King tide, weather affecting Coast Highway 101

King tide, weather affecting Coast Highway 101
A king tide on Tuesday blasted a portion of Carlsbad’s coastline along an area of Coast Highway 101 near a lifeguard tower south of Island Way at South Carlsbad State Beach. Photo by Steve Puterski

CARLSBAD — Timing was on the side of the city as high tides once again slammed the coastline.

Crews placed two- and four-ton boulders Monday along an area of Coast Highway 101 near a lifeguard tower south of Island Way at South Carlsbad State Beach.

According to Carlsbad Director of Public Works Pat Thomas, the boulders were placed just in time after a lengthy permitting process from the California Coastal Commission.

Tuesday’s king tide blasted the coastline, similar to conditions last week, which left the beach eroded and carved out the bluffs.

“That is taking place on the south side of the Encinas Bridge,” Thomas said. “It took us a long time to get Coastal Commission approval.”

The area next to the tower, Thomas said, was eroded last year and the city received the permit last week.

As for the recent area affected last week north of the Encinas Bridge, Thomas said work is expected to commence soon after the City Council approved an emergency measure last week.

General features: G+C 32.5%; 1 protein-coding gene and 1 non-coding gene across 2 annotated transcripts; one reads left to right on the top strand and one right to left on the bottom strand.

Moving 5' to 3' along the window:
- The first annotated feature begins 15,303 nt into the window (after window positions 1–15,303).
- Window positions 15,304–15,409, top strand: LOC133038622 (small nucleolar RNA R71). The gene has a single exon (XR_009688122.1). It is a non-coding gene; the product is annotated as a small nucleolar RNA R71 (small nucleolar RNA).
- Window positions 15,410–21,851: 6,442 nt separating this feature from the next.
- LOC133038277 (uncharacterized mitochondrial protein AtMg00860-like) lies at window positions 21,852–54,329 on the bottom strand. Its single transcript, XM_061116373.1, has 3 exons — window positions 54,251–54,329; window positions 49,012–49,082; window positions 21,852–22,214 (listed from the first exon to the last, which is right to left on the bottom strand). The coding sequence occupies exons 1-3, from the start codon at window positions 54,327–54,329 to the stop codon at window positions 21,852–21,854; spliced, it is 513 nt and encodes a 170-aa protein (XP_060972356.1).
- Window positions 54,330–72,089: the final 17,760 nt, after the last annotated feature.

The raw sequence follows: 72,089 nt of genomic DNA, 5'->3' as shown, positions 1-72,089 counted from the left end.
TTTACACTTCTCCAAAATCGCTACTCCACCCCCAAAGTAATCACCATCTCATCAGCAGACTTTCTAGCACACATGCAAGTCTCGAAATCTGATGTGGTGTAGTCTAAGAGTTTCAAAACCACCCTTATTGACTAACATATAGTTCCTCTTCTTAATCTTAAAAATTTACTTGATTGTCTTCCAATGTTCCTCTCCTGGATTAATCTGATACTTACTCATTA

“For the northern section, we are trying to expedite by going through this more emergency-type process,” he added.

According to the National Weather Service’s San Diego office, two weather systems will bring “unsettled” periods of rain, while king tides appeared Tuesday and continue through the week. In addition, the tides could result in flooding of low-lying coastal areas.

A king tide is a high tide event and is common with storms or floods.

The city, meanwhile, still has closed a quarter-mile stretch of one southbound lane on the highway, which will remain so for as long as it takes to repair the embankment. Thomas previously said the road could reopen between 30 and 60 days, although cautioned it could take longer due to various factors including obtaining permits.

Last week, massive waves shredded about 300 to 400 feet of the bluff near the highway, eroding the buffer away and leaving rocks covering the shore.

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